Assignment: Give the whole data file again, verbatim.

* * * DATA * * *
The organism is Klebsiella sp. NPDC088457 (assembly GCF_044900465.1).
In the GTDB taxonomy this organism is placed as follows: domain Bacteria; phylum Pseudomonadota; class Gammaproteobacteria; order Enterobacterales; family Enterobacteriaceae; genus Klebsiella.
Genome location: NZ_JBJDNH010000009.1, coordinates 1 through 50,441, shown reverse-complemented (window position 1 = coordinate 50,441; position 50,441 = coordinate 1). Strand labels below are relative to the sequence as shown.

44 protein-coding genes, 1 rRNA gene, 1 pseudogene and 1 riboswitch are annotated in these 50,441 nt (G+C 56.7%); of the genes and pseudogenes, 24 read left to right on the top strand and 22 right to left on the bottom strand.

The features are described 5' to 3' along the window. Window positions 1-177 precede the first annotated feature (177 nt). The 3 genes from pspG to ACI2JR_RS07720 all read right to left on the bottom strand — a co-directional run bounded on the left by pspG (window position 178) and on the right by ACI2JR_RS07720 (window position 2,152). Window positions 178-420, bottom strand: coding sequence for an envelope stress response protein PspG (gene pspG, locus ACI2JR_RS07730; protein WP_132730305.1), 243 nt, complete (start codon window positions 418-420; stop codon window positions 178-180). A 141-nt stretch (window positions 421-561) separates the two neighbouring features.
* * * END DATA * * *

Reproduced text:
The organism is Klebsiella sp. NPDC088457 (assembly GCF_044900465.1).
In the GTDB taxonomy this organism is placed as follows: domain Bacteria; phylum Pseudomonadota; class Gammaproteobacteria; order Enterobacterales; family Enterobacteriaceae; genus Klebsiella.
Genome location: NZ_JBJDNH010000009.1, coordinates 1 through 50,441, shown reverse-complemented (window position 1 = coordinate 50,441; position 50,441 = coordinate 1). Strand labels below are relative to the sequence as shown.

44 protein-coding genes, 1 rRNA gene, 1 pseudogene and 1 riboswitch are annotated in these 50,441 nt (G+C 56.7%); of the genes and pseudogenes, 24 read left to right on the top strand and 22 right to left on the bottom strand.

The features are described 5' to 3' along the window. Window positions 1-177 precede the first annotated feature (177 nt). The 3 genes from pspG to ACI2JR_RS07720 all read right to left on the bottom strand — a co-directional run bounded on the left by pspG (window position 178) and on the right by ACI2JR_RS07720 (window position 2,152). Window positions 178-420, bottom strand: coding sequence for an envelope stress response protein PspG (gene pspG, locus ACI2JR_RS07730; protein WP_132730305.1), 243 nt, complete (start codon window positions 418-420; stop codon window positions 178-180). A 141-nt stretch (window positions 421-561) separates the two neighbouring features.